September 11th took on a new meaning for YouthBuild students across the State. The Massachusetts YouthBuild Coalition was fortunate to be one of five organizations chosen nationally as a recipient of a September 11th Remembrance Grant from the Corporation for National and Community Service. The focus of these grants was on families of victims from that day, survivors, or military veterans and their families. We decided to put our construction talents to good use and do something to help solve the problem of homelessness among veterans.
The idea of Tiny Homes seemed to be a natural solution for the problem. Once a design was decided, it was time to get to work. Fall River and Springfield were chosen as the sites that would undertake the construction of our first two Tiny Homes. Each of these units will be 204 square feet and have all of the amenities of a regular home, just smaller. They are built on trailers, so that they will be mobile enough to be able to locate them where there is a need. We also will place them in a location that offers other services that a veteran who is temporarily down on their luck, could utilize to get back on a productive path. This project has received a great reception from everyone who hears about it and this may be a very practical solution to a complex societal problem.
On September 11th, walls were raised in both Springfield and Fall River. In Springfield, the students quickly framed the four walls and proudly raised them completing the basic structure for the Tiny Home. Jaritza Del Toro a member of the Springfield YWCA YouthBuild team, introduced her uncle Hector Arizmendi, a retired New York City Police Officer, who was at Ground Zero on September 11th. He shared his experiences and was very thankful that his niece was involve in this project of Remembrance.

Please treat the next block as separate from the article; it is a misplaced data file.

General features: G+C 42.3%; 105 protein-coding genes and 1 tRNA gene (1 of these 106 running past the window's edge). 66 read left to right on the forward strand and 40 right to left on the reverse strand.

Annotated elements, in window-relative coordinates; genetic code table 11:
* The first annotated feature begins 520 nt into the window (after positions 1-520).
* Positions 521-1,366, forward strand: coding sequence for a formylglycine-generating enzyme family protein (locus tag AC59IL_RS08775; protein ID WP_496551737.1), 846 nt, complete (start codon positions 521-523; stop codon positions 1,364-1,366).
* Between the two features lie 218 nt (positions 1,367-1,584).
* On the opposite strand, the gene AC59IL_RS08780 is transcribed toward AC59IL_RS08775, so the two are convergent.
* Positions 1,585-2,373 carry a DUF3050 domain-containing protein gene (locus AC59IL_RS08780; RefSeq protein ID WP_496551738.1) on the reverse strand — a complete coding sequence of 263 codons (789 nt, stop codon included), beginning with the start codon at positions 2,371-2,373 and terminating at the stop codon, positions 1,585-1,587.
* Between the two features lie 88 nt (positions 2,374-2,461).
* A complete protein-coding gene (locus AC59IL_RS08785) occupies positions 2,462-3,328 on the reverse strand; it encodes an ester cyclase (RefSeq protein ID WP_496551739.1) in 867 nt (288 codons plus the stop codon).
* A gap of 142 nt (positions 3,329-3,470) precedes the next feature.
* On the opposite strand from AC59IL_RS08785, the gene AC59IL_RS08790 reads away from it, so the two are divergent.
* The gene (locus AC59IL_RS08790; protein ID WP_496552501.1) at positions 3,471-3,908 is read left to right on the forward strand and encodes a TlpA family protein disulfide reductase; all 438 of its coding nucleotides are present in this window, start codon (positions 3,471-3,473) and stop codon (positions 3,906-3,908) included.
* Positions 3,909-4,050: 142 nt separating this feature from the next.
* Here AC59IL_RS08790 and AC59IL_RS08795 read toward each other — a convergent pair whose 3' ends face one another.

Meanwhile, in Fall River, the crew got busy first thing in the morning. The crew of staff and students made quick work of the outside walls and worked like a well-oiled machine. After an earlier ceremony at Battleship Cove, the entire state legislative delegation arrived along with Mayor Sam Sutter. Senator Michael Rodrigues and Representatives Carole Fiola, Paul Schmid and Alan Silvia were quick with the questions about the project and they all were excited about this idea as a solution to an ongoing problem. Representative Fiola even met up with one of the volunteers who was a former classmate when they were children. It is very heartening to receive such strong support for YouthBuild students and the work that they are doing.
YouthBuild Lawrence students helped make the City's 9/11 ceremony a great success, with the help of Lieutenant Flynn of the Lawrence Fire Department. This project was chosen in remembrance of the work done by first responders during the 9/11 tragedy. The YouthBuild students planned to clean the central station’s fire trucks but due to rainy weather, this project was moved indoors and our students prepared the station for the day's ceremonies. Lieutenant Flynn led the ceremony with a remembrance and an introduction of the new Fire Chief, Brian Moriarty, who also spoke about the 9/11 event. State Representative Marcos Devers, Councilman Roger Twomey and State Senator Barbara L’Italien also participated in the ceremony. Photos below were taken by YouthBuild Lawrence student, Karim Palmer. Students also made posters to remind everyone to "Never Forget 9/11"